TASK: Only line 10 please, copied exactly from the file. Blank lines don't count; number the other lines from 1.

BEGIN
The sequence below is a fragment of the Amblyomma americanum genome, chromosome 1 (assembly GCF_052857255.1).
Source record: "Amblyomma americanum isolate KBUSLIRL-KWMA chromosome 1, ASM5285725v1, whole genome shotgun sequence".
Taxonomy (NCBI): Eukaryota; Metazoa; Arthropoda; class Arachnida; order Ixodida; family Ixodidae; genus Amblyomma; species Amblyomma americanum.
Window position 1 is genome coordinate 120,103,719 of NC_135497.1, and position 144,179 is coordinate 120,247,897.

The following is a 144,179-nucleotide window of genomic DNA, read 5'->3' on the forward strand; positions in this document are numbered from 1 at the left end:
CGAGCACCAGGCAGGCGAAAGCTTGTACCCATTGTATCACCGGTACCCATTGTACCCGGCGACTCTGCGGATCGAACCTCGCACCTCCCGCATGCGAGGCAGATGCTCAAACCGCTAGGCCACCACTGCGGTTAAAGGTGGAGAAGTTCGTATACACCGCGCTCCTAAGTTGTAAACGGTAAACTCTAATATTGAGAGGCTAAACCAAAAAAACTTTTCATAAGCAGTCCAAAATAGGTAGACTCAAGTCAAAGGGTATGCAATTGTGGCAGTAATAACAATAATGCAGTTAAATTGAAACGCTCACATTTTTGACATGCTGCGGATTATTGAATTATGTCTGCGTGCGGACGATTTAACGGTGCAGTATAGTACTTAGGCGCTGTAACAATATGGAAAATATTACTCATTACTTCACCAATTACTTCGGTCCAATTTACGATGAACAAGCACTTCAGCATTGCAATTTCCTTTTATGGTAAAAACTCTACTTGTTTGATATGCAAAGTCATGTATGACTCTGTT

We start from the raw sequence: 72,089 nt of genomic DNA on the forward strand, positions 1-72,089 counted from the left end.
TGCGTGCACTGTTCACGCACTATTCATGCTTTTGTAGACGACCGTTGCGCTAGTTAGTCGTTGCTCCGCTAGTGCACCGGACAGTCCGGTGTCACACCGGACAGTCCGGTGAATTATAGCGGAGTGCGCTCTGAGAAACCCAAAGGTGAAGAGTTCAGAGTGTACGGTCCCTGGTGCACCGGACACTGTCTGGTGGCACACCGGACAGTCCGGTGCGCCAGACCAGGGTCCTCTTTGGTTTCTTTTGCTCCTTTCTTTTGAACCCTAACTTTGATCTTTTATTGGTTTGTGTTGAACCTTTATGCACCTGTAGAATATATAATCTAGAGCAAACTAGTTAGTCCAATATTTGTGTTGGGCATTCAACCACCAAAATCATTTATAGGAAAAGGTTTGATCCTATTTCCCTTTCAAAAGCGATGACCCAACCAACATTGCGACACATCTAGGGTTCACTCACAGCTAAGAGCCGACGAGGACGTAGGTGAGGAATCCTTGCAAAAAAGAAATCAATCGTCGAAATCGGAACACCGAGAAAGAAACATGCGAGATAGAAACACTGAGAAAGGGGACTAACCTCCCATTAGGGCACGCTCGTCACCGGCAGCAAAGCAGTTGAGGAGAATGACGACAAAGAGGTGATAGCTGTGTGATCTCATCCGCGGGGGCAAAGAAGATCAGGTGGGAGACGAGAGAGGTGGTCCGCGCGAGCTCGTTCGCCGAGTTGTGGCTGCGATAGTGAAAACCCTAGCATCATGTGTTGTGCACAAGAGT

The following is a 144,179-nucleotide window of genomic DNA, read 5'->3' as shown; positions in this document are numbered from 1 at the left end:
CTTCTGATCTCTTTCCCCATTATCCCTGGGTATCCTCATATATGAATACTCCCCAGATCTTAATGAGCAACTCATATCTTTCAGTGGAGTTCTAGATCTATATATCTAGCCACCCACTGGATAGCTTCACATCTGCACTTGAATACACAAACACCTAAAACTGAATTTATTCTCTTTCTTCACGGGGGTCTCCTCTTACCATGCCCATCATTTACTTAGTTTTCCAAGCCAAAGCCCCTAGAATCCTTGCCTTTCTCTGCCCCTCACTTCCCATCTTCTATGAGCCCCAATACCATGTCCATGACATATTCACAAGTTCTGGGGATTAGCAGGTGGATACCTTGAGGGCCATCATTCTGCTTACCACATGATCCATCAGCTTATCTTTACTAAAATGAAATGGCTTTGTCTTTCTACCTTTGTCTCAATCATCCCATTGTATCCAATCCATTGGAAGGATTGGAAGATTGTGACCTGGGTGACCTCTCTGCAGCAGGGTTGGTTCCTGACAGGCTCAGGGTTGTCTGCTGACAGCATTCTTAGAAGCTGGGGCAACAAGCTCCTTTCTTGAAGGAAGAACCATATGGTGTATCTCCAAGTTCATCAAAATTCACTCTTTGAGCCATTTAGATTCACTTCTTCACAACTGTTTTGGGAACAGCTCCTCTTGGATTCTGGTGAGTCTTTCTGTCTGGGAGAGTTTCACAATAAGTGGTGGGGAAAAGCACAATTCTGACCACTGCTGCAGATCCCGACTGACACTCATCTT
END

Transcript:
CTTCTGATCTCTTTCCCCATTATCCCTGGGTATCCTCATATATGAATACTCCCCAGATCTTAATGAGCAACTCATATCTTTCAGTGGAGTTCTAGATCTATATATCTAGCCACCCACTGGATAGCTTCACATCTGCACTTGAATACACAAACACCTAAAACTGAATTTATTCTCTTTCTTCACGGGGGTCTCCTCTTACCATGCCCATCATTTACTTAGTTTTCCAAGCCAAAGCCCCTAGAATCCTTGCCTTTCTCTGCCCCTCACTTCCCATCTTCTATGAGCCCCAATACCATGTCCATGACATATTCACAAGTTCTGGGGATTAGCAGGTGGATACCTTGAGGGCCATCATTCTGCTTACCACATGATCCATCAGCTTATCTTTACTAAAATGAAATGGCTTTGTCTTTCTACCTTTGTCTCAATCATCCCATTGTATCCAATCCATTGGAAGGATTGGAAGATTGTGACCTGGGTGACCTCTCTGCAGCAGGGTTGGTTCCTGACAGGCTCAGGGTTGTCTGCTGACAGCATTCTTAGAAGCTGGGGCAACAAGCTCCTTTCTTGAAGGAAGAACCATATGGTGTATCTCCAAGTTCATCAAAATTCACTCTTTGAGCCATTTAGATTCACTTCTTCACAACTGTTTTGGGAACAGCTCCTCTTGGATTCTGGTGAGTCTTTCTGTCTGGGAGAGTTTCACAATAAGTGGTGGGGAAAAGCACAATTCTGACCACTGCTGCAGATCCCGACTGACACTCATCTT